In the ATEP Materials and Manufacturing Technology Simulations the learner experiences an engineering challenge regarding steel and how its properties are changed by the use of heat treatment - where the learner selects the range of carbon added to the alloy and the level of tempering applied.

Student learning is measured through assessments built in to each of the phases of the simulation.

Statement of the Problem

Students will be faced with the a third world challenge of assisting an engineering manufacturer to identify the alloy to be used to make scalpels, and to specify the heat treatment processes used prior to final finishing of the scalpel.  They will learn about carbon alloys, and heat treatment processes, and then select and test various alloy grades, and various heat treatment temperatures, as they move towards the final selection of the alloy they will specify.  The final selection will then be “tested” in the simulation and they will be informed if their alloy was “accepted” by the surgeons.

Challenge Statement

“Hello, I’m Dr. Colleen Thompson and I’m working at the Eastern Zanzi Hospital in Kyalami.  I have a problem and I hope this message gets to someone who can help.

We do the best we can here with limited resources.  Because of the political turmoil and poverty it is difficult to get some things we need at our hospital.  We’re lucky if we can get the medicine we need and we struggle to get some supplies.  One item that is especially difficult to get is scalpels.  Although I keep requesting them and they are shipped, they seem to be one of the items that doesn’t make it through the shipments, especially with the skirmishes we have to the west recently.

I have been sterilizing and re-using scalpels, which is OK; but they do eventually become dull and need to be discarded.  We can’t sharpen them properly.

I have even been in touch with a local metal fabricator.  His name is Samuel Tshekonyane and he runs a little metal shop.  He can repair and make all kinds of things and work with metal very well.  He’s very resourceful.  When I was in a pinch I asked him to make some scalpels for me.  He copied some I had and they were OK; but they lost their edge fairly quickly.  He said he can harden them, so he made more that kept their edge, but they were brittle.  They get nicks in the blade when we sterilize them with other tools.  And a couple of times a blade has snapped during surgery – This is very bad!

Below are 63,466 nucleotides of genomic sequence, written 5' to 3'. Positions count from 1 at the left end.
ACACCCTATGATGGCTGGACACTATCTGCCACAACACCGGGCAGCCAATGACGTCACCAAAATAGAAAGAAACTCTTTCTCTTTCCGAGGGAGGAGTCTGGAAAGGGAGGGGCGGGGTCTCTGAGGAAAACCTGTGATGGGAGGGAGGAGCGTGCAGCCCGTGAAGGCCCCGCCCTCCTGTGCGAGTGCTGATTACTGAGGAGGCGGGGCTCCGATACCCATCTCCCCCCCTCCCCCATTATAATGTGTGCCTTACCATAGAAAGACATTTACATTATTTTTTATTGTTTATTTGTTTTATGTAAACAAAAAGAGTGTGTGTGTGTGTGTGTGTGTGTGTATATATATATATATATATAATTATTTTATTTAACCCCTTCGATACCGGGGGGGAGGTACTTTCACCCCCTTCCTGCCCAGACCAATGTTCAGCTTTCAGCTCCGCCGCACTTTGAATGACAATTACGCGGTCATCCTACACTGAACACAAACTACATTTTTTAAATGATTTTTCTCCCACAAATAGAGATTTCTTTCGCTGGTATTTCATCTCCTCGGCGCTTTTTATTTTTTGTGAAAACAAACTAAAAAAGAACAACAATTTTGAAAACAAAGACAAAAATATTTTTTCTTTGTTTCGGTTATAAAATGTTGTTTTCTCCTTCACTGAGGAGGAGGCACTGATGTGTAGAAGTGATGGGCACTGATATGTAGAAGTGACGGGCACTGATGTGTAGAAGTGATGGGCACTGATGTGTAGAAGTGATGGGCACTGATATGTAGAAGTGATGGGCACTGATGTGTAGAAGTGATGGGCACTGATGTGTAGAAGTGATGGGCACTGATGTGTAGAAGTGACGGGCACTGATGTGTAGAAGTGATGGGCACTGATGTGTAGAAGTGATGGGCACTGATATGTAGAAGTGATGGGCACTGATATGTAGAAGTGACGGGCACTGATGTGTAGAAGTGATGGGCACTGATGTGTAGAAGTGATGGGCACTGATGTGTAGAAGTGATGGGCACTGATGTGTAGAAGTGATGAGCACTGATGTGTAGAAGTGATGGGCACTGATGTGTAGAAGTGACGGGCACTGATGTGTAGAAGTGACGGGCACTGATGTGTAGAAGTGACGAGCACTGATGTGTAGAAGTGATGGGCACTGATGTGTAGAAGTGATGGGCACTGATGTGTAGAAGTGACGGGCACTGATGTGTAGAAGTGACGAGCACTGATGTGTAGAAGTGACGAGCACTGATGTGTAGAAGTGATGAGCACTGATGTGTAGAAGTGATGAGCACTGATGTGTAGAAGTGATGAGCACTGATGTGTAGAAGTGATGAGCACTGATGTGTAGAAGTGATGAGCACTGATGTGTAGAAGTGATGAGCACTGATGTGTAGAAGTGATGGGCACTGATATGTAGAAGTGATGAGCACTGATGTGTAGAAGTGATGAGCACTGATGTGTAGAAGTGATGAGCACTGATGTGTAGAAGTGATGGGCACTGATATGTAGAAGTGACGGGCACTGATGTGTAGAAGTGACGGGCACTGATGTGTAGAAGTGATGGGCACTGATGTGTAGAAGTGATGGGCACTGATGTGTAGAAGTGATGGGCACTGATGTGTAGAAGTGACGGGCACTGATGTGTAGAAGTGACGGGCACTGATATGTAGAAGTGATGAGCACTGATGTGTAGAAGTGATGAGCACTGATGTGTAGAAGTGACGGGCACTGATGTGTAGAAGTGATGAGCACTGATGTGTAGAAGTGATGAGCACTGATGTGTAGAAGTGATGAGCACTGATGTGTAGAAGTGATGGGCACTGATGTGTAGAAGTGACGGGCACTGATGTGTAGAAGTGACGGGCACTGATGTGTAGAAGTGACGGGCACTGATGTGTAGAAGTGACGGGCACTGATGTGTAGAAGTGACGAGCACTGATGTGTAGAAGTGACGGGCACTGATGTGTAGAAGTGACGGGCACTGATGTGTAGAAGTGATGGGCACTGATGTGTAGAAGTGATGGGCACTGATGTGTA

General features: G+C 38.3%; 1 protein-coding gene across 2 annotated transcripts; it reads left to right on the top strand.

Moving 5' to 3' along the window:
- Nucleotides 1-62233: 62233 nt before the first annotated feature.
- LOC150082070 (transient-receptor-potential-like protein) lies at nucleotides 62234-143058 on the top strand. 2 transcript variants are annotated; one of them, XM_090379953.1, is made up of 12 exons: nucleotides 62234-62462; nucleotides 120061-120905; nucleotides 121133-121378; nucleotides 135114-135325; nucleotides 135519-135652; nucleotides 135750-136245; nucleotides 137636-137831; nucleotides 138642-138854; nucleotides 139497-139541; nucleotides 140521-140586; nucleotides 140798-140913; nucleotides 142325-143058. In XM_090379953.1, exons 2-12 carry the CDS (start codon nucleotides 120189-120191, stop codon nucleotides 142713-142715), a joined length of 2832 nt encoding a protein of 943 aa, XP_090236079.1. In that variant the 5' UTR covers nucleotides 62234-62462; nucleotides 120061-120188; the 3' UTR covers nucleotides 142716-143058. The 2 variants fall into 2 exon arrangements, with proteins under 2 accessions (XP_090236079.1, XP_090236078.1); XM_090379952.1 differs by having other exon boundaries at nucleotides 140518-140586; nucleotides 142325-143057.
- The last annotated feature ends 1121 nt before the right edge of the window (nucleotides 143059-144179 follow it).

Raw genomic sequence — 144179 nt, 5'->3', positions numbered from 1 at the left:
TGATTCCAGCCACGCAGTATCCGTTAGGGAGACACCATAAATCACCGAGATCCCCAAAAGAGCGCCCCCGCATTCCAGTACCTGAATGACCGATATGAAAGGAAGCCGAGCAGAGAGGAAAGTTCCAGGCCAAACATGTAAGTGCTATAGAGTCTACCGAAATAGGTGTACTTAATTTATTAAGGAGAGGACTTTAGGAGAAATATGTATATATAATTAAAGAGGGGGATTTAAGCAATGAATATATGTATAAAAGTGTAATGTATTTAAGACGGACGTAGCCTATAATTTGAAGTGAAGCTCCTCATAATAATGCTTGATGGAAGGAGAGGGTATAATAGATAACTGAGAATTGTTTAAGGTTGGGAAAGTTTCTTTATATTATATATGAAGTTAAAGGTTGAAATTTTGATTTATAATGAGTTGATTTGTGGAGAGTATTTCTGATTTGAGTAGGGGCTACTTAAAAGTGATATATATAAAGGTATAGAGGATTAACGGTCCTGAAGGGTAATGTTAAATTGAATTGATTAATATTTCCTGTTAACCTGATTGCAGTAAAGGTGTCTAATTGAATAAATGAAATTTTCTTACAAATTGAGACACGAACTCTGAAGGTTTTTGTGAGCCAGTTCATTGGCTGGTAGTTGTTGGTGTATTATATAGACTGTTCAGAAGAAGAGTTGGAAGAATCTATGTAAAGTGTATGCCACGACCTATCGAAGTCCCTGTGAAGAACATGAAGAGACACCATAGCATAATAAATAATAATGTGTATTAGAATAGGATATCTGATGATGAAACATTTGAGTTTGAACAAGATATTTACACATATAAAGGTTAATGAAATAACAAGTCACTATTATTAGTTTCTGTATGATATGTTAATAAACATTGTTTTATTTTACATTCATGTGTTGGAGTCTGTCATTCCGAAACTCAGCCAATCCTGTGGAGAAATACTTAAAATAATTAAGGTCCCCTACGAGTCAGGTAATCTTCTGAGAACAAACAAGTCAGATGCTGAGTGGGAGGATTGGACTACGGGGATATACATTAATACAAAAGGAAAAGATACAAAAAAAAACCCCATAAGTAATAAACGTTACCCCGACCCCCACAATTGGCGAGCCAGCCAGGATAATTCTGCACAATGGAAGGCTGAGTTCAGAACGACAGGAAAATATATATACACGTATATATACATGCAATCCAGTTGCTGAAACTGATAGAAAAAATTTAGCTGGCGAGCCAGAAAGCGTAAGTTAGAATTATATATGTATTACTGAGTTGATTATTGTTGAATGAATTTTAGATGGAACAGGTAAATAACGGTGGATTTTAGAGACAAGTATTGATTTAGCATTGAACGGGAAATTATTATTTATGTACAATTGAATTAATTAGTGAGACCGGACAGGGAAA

Sam tells me that he can try using different metals and he explained something about tempering to get the right combination of keeping a good edge without chipping or breaking.  He said he can try different combinations and we can narrow down what works best.  But I don’t have time to try out all these different combinations!  And this is not good for my patients!

He says if someone could do some physical tests on metal samples he can determine the right combination of metal and tempering.  Then he could make a supply of scalpels for our hospital.  And this would be the best solution, to be locally sustainable.

I hope you have some testing equipment for metal samples and I hope you have the time to help us.  It will make such a big difference to the patients here."

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Instructional Design

Learning Goals

  • Experience what it is like to work in manufacturing.
  • Use technology to solve problems.
  • Apply knowledge gained in the course content.
  • To think through and better understand items in the course content.
  • Allow a combination of reasoning and trial-and-error to achieve a goal.
  • Use reasoning skills.
  • Engage the course content at a deeper level.

Learning Objectives

Understand defining characteristics of Engineering:
Usually, there is not a solution that is the best of all the features.
Usually, to make one feature better, it comes at the expense of another feature.
Engineering is the process of:  Identifying the variables; Evaluating the relationships; Defining the importance of each variable for that application; Selecting the combination that provides the optimum combination of features (for that application).

Organize data:
Clearly understand the cause and effect relationships:  Both the materials and the process affect the properties of the final product.
Visualize these relationships.
Keep track of two independent variables and their effects on the final product.
Use reasoning skills to adjust the independent variables.
Run a test, examine results, run the test again.

Understand defining characteristics of materials:
The term “processing” means transforming basic (raw) materials into industrial materials, and then into finished products.
One way of processing materials is to affect the atomic structure of a material. The change is called structure change.
Controlling the heating and cooling temperatures and rates determines the atomic structure of a material.
Three processes that affect the material’s structure are hardening, tempering, and annealing.
Hardening steel requires heating it to a high temperature and then cooling it rapidly. Through hardening, a material’s internal structure is made physically harder.
Tempering can preserve the material’s toughness and reduce the brittleness. Tempering involves heating hardened steel to a temperature of between 420° to 1100° F.



Phase 1 = Complete Prerequisite Lesson
Phase 2 = Introduction
Phase 3 = Select Alloy
Phase 4 = Run Process (heating/cooling)
Phase 5 = Conduct Testing, Grade the test result, See lattice models in attempt slots, see test grades on graph
Phase 6 = Submit to QA

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